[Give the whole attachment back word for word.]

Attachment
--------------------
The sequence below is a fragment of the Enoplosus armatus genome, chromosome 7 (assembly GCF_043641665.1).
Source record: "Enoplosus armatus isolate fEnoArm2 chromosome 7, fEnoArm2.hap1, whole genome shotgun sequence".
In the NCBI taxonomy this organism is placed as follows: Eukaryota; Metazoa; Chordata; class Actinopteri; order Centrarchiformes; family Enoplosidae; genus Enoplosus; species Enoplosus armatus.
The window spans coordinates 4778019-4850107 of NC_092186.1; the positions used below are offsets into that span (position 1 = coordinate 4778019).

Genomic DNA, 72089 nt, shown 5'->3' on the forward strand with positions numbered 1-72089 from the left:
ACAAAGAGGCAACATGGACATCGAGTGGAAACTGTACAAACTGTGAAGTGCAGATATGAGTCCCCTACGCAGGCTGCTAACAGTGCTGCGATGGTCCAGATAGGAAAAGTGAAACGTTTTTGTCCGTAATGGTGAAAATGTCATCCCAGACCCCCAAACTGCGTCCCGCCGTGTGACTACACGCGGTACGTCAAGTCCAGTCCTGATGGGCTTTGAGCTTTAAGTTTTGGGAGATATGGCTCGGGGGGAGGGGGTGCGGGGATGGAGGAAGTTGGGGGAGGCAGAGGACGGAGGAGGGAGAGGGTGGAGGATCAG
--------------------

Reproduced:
The sequence below is a fragment of the Enoplosus armatus genome, chromosome 7 (assembly GCF_043641665.1).
Source record: "Enoplosus armatus isolate fEnoArm2 chromosome 7, fEnoArm2.hap1, whole genome shotgun sequence".
In the NCBI taxonomy this organism is placed as follows: Eukaryota; Metazoa; Chordata; class Actinopteri; order Centrarchiformes; family Enoplosidae; genus Enoplosus; species Enoplosus armatus.
The window spans coordinates 4778019-4850107 of NC_092186.1; the positions used below are offsets into that span (position 1 = coordinate 4778019).

Genomic DNA, 72089 nt, shown 5'->3' on the forward strand with positions numbered 1-72089 from the left:
ACAAAGAGGCAACATGGACATCGAGTGGAAACTGTACAAACTGTGAAGTGCAGATATGAGTCCCCTACGCAGGCTGCTAACAGTGCTGCGATGGTCCAGATAGGAAAAGTGAAACGTTTTTGTCCGTAATGGTGAAAATGTCATCCCAGACCCCCAAACTGCGTCCCGCCGTGTGACTACACGCGGTACGTCAAGTCCAGTCCTGATGGGCTTTGAGCTTTAAGTTTTGGGAGATATGGCTCGGGGGGAGGGGGTGCGGGGATGGAGGAAGTTGGGGGAGGCAGAGGACGGAGGAGGGAGAGGGTGGAGGATCAG